This weekend marks the anniversary of a movement started in 1969 that Marsha P. Johnson led until her death in 1992. She lived in extreme poverty and was housing-insecure, but she had power, she had Pride and she changed the world.
MANHATTAN, New York — Over half a century ago, on Sat. June 28, 1969, a Manhattan neighborhood erupted in protests after police violently raided a bar which had been targeted for being a safe space for the LGBTQ+ community.
The Stonewall Inn was a place where marginalized people were known to gather. Trans people, drag queens, and gay men and women either deemed 'too effeminate' or 'too butch' to pass as straight were among the bar's patrons.
On the night of June 28, 1969, they reached flash-point after being persecuted by police. The two days of riots that ensued are often considered the birthing pains of the modern movement for LGBTQ+ rights.
In the early morning hours of June 28, 1969 police raided the Stonewall Inn, a popular gay bar in the Greenwich Village section of New York City. That night the street erupted into violent protests and street demonstrations that lasted for the next three days. The Stonewall riots marked a major turning point in the modern gay civil rights movement in the United States and around the world.
The first #Pride protest outside the Stonewall Inn in New York in '69 has long be hailed as led by black transgender women, Marsha P. Johnson.
“Darling, I want my gay rights now!”
When asked by a reporter what she was doing at Stonewall, Johnson replied, "Darling, I want my gay rights now!" It encompasses how fed up the queer community was at the time with being treated as less-than.
"Debates have raged for decades about exactly what and who lit the spark that night," reports Barnes & Nobel Reads. "Marsha P. Johnson, a black trans woman, artist, and activist, has often been named as one of the first of those present to defy the police, as has Latina drag queen Sylvia Rivera, who was emotionally raw from the funeral of Judy Garland that morning, but invigorated by the sense of shared loss she encountered at Stonewall."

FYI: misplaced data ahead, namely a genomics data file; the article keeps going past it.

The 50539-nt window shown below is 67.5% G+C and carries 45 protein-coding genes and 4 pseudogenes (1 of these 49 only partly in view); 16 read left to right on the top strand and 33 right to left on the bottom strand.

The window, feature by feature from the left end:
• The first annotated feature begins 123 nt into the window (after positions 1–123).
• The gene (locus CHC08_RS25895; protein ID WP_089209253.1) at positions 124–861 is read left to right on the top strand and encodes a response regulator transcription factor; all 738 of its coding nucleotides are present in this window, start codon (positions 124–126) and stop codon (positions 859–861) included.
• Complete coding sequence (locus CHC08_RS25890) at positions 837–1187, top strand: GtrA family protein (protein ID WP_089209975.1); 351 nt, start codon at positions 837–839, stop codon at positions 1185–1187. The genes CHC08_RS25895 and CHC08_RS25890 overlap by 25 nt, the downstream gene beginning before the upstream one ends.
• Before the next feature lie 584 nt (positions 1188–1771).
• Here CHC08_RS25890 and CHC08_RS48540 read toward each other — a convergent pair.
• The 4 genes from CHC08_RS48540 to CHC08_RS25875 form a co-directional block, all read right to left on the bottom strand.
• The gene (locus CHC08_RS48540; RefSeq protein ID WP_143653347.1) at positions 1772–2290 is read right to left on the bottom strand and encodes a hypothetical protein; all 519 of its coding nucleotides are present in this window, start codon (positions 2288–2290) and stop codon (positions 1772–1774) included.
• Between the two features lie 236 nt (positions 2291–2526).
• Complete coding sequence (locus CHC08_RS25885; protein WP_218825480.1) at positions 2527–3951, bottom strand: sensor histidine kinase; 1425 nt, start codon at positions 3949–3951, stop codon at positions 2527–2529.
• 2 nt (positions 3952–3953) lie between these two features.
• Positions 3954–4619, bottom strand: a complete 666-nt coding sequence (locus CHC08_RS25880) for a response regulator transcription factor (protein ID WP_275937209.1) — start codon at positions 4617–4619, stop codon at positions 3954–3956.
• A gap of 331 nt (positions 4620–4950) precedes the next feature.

Johnson, unfortunately like too many Americans, was very poor and didn't have security in housing. She had to create her iconic drag looks from scraps, purportedly searching dumpsters for discarded fabric and Christmas lights. She spent what little money she had on old flowers for her extravagant headpieces. Marsha P. Johnson had very little, but she was proud, she was power, and she was Pride.
“You never completely have your rights, one person, until you all have your rights,” she said toward the end of her life about why she joined the Gay Rights movement.
"As long as my people don’t have their rights across America, there’s no reason for celebration," said Johnson. It's a poignant reminder that no one is free until we’re all free, that injustice anywhere is a threat to justice everywhere. Pride celebrates rights for which so many people fought, but Johnson believed in continuing the fight for all marginalized groups. I do, too.
Johnson died after the 1992 Pride Parade. Her body was discovered floating in the Hudson River. Police initially ruled the death a suicide, partly due to her history of mental illness, but Johnson's friends and other community members insisted Johnson was not suicidal and noted that the back of Johnson's head had a massive wound.
She will be remembered as an iconic and legendary Gay Rights activist.
The #LGBTQ+ understanding of the adversity faced by our brothers and sisters of color runs deep. During this time of racial tension in the US, Gay BIPOC's selfless patience, alliance, and advocacy has not gone unnoticed.
It's been a difficult year for America — a four year reign really — lacking in leadership. It could be easy for the LGBTQ+ community to again feel forgotten. Pride was supposed to be a joyous time of celebration. The rainbow lights that once lit up the White House are off. Parades were canceled.
As the 'Stay Safe, Stay Home' order lifts across Michigan and Pride Month 2020 closes, it's a perfec